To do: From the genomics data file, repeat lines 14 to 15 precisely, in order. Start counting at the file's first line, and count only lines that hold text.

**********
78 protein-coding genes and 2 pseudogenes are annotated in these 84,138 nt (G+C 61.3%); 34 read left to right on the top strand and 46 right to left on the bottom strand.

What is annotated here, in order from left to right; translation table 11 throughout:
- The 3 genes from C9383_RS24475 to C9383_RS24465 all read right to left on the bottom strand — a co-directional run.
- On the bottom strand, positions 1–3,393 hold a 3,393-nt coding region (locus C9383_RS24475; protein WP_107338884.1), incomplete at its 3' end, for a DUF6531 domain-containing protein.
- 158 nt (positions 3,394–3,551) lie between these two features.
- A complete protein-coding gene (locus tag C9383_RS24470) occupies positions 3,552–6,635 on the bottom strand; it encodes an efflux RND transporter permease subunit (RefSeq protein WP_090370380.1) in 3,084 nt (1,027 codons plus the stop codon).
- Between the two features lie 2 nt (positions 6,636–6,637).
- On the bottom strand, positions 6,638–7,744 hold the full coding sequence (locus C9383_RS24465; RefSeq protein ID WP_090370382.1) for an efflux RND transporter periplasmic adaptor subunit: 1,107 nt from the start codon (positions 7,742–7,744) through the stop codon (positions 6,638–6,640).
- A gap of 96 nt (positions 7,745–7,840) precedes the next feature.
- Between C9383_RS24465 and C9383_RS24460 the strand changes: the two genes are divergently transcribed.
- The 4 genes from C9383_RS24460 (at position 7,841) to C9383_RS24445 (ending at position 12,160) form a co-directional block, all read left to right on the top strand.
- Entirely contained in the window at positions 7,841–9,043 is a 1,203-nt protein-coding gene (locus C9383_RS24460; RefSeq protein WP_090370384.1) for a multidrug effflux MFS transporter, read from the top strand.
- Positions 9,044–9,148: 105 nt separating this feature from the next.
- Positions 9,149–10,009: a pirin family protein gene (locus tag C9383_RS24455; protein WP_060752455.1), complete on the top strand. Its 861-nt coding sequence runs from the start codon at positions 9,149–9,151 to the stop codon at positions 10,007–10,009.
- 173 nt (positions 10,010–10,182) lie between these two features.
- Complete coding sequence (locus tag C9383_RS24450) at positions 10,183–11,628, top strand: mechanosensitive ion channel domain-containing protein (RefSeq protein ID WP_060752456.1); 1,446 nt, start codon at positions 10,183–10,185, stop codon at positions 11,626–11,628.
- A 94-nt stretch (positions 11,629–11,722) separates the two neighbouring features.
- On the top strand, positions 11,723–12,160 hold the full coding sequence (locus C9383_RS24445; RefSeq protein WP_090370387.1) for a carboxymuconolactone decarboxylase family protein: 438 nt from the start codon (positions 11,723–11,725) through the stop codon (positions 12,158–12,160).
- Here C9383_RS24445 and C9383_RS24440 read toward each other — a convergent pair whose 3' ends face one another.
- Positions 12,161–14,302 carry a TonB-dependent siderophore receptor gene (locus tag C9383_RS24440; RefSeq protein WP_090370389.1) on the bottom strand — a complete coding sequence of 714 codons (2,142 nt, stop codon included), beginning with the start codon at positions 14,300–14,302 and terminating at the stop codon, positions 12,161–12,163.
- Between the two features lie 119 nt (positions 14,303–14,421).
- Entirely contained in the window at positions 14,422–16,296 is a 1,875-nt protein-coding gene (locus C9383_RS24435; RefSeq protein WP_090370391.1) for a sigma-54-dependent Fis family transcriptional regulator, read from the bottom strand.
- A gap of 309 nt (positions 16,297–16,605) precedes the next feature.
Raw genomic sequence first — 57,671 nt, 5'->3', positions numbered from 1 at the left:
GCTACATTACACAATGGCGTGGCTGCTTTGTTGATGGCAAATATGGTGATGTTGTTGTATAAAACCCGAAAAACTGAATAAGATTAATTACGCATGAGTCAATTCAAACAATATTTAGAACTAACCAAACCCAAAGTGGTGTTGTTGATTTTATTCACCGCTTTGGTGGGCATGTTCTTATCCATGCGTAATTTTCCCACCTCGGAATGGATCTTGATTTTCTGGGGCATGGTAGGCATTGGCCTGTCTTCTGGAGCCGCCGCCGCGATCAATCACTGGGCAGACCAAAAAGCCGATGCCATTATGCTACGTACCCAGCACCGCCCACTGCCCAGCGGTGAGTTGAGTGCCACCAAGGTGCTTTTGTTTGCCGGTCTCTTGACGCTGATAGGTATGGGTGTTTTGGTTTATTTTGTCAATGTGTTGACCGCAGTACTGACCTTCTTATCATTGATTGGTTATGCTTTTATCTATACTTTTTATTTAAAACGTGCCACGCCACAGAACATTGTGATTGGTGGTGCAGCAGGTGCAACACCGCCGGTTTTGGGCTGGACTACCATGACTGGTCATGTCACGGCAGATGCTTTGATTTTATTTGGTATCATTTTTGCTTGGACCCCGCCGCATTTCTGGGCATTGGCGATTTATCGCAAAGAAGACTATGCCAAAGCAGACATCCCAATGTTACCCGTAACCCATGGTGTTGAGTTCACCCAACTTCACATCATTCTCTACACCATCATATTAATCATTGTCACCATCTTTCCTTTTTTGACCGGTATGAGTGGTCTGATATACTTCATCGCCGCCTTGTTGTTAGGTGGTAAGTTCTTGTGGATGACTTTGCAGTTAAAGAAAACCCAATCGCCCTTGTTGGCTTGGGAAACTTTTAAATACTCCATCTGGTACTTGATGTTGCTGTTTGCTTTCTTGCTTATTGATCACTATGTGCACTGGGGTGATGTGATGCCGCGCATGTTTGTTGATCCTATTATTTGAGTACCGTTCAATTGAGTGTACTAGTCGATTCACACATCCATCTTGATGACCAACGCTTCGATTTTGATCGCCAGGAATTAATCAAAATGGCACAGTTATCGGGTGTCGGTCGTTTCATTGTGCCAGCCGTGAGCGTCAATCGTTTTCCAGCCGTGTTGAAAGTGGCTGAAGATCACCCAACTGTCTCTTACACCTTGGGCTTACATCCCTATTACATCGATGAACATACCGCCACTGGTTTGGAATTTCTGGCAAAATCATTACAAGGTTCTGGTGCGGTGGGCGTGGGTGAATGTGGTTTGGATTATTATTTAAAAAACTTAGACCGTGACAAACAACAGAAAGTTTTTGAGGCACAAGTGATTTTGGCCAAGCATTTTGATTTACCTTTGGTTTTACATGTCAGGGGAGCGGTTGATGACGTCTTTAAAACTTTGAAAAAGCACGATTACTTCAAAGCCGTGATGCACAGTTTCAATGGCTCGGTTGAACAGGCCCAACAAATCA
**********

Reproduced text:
- Positions 9,149–10,009: a pirin family protein gene (locus tag C9383_RS24455; protein WP_060752455.1), complete on the top strand. Its 861-nt coding sequence runs from the start codon at positions 9,149–9,151 to the stop codon at positions 10,007–10,009.
- 173 nt (positions 10,010–10,182) lie between these two features.